- Associated Press - Saturday, June 21, 2014

PHOENIX (AP) - A new Arizona law addressing graffiti cleanup will now allow for public and private property owners to obtain restitution directly from the perpetrators, the Arizona Republic reported (https://bit.ly/1nrQL5t) this week.

The law, which Gov. Jan Brewer signed in April, says taggers can be liable for the cost of labor, paint and other supplies that go into cleaning up a damaged property. It also imposes uniform statewide fines for graffiti.

But officials in cities including Phoenix and Mesa say it will be hard to gauge if the bill has any effect.

Lawmakers, however, said the bill was proposed so that cities would have more tools to recoup all their losses.

“A lot of times, the cities were reimbursed for a bucket of paint,” said Rep. Juan Carlos Escamilla, a Democrat from San Luis. “It might take five or 10 hours to clean it up. This bill will allow them to go after the perpetrators for the complete damages.”

State Rep. Paul Boyer, a Phoenix Republican, said that he specifically wanted to make sure private property owners would also be included in the measure.

“Not only is (graffiti) unsightly, it indicates gang activity,” Boyer said.

Some cities already pursue restitution from convicted vandals.

Phoenix officials estimate more than $2 million was spent last fiscal year on graffiti removal. Nearly $2 million has already been spent through April of this year, according to city officials.

“Because the city already has a process for restitution, it’s not known if this will have an impact or not,” said Erynn Crowley, Phoenix deputy director of neighborhood services. “We’d be guessing at this point.”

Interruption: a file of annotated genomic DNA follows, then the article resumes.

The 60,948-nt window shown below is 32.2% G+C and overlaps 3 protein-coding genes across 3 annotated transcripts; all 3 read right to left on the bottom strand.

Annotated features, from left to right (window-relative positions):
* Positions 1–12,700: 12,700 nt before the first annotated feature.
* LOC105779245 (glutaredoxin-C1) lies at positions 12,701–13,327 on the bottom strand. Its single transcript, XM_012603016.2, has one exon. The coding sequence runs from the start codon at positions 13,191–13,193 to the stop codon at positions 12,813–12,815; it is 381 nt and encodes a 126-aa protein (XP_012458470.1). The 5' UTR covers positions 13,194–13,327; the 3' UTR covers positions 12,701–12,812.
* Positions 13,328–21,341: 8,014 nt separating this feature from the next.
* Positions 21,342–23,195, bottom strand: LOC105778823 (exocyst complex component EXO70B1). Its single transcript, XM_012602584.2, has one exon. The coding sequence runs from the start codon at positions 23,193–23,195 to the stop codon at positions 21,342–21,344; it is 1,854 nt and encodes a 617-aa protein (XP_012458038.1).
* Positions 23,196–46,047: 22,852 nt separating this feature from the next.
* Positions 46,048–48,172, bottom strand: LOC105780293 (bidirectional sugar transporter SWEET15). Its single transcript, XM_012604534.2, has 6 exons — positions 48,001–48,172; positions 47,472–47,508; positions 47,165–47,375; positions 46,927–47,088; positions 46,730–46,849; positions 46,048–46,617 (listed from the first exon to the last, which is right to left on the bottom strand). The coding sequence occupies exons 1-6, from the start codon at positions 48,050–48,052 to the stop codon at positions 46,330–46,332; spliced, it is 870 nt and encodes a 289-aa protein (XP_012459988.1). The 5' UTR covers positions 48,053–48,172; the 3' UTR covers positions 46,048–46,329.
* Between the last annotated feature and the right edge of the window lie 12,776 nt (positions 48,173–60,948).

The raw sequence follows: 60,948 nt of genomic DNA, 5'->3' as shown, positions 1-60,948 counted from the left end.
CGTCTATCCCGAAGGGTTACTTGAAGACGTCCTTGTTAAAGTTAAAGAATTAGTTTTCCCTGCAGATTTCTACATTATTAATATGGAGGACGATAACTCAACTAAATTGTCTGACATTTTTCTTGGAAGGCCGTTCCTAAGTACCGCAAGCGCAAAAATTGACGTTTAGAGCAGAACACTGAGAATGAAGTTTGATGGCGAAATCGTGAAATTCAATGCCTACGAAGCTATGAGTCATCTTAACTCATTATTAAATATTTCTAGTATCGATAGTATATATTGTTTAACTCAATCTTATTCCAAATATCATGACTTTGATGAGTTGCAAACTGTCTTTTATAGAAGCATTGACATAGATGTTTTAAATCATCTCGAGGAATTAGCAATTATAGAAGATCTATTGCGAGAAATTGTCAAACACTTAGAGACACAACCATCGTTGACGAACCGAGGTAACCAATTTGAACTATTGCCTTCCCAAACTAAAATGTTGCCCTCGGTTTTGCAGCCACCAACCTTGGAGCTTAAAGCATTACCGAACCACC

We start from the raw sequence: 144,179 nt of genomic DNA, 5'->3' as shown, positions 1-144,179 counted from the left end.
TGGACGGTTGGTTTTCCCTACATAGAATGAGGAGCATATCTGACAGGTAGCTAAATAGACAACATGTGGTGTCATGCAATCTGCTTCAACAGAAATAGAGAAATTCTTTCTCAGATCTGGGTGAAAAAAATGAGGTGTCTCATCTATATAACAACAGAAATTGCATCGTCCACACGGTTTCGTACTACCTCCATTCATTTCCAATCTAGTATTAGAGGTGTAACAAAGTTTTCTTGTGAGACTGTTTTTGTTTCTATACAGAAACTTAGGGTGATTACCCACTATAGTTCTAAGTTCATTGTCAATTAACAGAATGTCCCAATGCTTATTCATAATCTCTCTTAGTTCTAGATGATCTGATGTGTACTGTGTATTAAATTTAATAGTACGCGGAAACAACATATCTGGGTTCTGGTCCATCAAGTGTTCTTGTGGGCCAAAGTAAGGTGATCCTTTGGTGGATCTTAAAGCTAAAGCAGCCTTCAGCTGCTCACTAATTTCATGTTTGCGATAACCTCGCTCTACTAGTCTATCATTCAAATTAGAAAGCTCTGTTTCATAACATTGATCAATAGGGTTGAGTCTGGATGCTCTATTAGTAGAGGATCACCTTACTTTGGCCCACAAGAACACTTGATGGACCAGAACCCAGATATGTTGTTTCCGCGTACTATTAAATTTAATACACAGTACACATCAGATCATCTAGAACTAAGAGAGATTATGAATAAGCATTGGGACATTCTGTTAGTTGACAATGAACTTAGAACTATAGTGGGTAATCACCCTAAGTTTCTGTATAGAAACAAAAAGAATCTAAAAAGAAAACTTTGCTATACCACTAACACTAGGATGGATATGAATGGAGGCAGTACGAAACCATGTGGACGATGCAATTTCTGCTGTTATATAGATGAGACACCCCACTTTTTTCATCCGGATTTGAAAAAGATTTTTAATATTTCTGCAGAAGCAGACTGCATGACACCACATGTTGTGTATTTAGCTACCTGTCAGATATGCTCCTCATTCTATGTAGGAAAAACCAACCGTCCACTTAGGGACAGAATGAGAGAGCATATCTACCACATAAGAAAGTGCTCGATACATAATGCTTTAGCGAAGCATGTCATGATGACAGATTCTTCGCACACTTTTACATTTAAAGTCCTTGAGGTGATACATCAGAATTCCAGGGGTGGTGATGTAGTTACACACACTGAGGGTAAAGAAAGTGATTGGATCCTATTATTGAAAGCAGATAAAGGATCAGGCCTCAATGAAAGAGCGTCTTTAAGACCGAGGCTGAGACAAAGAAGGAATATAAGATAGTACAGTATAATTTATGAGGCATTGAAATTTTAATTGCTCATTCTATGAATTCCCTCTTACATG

In Mesa, officials spent more than $200,000 the 2012-13 fiscal year to wiping away more than 1 million square feet of graffiti through a contractor’s services. City data show that restitution was ordered in four of 25 cases that were prosecuted within that time period. The city only collected twice. Each time it was for $50 or $100, a fraction of the actual removal costs.

Within the first quarter of this year, Mesa has spent $150,000.

Mesa City Councilman Dave Richins said there’s no way the new law can help the city get back all the money it has had to devote to graffiti.

Most officials agree that they would likely invest whatever the cost to keep their cities pristine and inviting.

“We get comments from people looking for business locations about how clean Mesa is,” Richins said. “They feel safer. The point of the bill is to address the social cost, people feeling unsafe in their homes.”


Information from: The Arizona Republic, https://www.azcentral.com

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